Landscapes and the machine : addressing wicked valuation problems when north, south, east and west meet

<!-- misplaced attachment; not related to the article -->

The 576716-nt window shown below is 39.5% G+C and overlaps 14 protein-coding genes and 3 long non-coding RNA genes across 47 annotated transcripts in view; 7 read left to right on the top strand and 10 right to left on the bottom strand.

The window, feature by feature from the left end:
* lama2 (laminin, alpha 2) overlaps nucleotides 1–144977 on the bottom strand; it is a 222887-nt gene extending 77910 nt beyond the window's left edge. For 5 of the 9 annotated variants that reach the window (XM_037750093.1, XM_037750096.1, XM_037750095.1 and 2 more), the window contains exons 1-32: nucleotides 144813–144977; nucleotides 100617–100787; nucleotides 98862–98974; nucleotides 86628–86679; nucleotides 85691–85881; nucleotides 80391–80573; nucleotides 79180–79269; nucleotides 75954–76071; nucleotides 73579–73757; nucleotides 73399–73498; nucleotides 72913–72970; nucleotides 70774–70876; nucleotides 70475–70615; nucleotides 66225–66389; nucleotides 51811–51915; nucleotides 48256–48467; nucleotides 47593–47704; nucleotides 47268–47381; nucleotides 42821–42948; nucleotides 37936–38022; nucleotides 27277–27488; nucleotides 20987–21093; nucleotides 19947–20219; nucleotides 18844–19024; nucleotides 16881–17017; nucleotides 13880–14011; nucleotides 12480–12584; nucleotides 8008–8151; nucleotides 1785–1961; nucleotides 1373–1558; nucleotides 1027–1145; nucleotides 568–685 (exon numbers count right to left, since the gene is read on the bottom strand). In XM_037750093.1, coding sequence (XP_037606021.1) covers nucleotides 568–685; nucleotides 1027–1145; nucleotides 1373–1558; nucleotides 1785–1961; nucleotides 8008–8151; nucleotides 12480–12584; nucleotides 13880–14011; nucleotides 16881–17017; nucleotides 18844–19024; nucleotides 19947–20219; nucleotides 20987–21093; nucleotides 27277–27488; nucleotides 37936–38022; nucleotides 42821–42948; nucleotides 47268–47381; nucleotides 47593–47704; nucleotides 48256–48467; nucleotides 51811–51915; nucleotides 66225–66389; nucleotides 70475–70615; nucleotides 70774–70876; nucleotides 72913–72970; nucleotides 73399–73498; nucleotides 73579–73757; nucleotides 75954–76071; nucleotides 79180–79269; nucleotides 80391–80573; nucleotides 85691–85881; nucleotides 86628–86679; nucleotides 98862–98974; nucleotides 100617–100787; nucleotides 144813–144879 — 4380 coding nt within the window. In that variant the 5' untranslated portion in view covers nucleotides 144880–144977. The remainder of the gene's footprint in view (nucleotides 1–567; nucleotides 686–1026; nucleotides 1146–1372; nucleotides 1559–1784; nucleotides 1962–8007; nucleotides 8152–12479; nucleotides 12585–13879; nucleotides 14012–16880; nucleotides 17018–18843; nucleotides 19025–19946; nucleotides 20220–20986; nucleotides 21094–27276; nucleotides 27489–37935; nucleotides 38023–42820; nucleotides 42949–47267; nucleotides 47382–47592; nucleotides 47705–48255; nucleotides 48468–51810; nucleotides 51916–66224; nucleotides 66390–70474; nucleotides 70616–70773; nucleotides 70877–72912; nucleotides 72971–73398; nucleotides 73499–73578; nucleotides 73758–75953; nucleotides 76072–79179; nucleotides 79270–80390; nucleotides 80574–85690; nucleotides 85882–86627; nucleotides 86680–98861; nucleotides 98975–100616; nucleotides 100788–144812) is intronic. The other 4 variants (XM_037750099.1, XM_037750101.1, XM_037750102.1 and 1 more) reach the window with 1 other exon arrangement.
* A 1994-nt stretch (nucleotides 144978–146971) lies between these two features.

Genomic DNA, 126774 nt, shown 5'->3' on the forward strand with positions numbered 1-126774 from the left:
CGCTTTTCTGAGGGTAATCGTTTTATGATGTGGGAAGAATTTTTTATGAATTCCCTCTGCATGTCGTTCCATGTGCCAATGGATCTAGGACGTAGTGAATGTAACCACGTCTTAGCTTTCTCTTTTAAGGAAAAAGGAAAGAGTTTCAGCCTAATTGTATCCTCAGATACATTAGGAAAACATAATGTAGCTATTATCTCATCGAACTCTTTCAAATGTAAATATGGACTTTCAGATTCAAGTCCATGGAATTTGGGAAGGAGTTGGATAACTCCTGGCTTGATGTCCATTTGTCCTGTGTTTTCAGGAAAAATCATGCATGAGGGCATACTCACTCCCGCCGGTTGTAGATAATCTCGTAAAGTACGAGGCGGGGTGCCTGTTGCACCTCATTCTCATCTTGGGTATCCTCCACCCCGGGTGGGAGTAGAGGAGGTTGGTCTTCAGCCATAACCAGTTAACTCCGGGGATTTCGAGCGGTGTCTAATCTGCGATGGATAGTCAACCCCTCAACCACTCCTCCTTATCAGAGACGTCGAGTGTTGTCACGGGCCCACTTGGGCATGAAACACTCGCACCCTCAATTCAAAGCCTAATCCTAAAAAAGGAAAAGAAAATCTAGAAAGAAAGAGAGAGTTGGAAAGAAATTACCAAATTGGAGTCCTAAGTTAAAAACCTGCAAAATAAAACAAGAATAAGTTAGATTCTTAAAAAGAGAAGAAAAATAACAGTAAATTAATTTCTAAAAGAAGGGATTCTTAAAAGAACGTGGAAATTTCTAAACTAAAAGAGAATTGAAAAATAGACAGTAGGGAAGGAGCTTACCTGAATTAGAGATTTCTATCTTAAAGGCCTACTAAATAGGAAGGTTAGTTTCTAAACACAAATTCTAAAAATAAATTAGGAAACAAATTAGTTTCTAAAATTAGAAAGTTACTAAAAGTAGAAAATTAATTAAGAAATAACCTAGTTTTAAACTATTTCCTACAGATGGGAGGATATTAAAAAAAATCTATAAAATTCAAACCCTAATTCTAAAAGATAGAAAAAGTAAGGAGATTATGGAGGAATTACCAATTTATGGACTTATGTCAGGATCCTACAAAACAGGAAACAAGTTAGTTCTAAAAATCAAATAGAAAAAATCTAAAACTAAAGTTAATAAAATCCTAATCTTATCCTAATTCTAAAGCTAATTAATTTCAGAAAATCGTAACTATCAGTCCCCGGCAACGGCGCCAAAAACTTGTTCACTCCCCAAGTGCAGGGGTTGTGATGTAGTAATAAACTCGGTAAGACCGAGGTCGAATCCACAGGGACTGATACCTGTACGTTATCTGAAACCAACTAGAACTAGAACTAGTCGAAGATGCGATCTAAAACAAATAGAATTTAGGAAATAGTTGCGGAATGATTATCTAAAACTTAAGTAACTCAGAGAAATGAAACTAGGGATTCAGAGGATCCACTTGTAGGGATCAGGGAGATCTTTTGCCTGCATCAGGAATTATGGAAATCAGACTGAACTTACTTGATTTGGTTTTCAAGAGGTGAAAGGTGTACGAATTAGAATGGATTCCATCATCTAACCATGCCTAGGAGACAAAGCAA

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This thesis is about engaging with the dynamic relationship between “landscapes”, “land tenure”, and the “machine”. The first term can be so broad as to mean every process and thing encountered, the second means the way that land is held by a person or group of persons, and the third means things both put together and used by humans to fulfil their wants and needs from the landscape. As a professional valuer I have been traditionally trained to engage at arms-length with the normative behaviour of persons or groups at the intersection of these three concepts, wherein those people and groups were willing but not compelled to engage. Such traditional valuation approaches are increasingly recognised as being insufficient to address wicked valuation problems of the diverse peoples and groups that inhabit the globe from North, South, East to West. This thesis develops a means of engaging with these wicked valuation problems in a suitably knowledgeable and prudent way. To do so the thesis adopts an exploratory approach guided by Whitehead’s process philosophy injunction of a creative advance into novelty. This approach is enacted through a range of data collection and analysis methods. Autoethnography is used to draw on knowledge and experience from over the past 40 years in land valuation in Africa and the Asia-Pacific, whilst documentary analysis is used to draw in the views of other valuation practitioners and scholars who are becoming increasingly aware of the need to develop ways to adapt land valuation processes to the complexity of our contemporary landscapes. These two threads are woven together as I discuss my professional career in valuing real property rights, and the effects such rights have had on the peoples in countries that I have travelled through since first qualifying as a valuer. Drawing on lessons that emerge from this reflective journey, and through a series of workshops in different countries, I develop and pilot a tool I call “HVN↔HBA”, which is specifically designed to address wicked valuation problems through engagement with small groups, particularly, but not exclusively, value juries.
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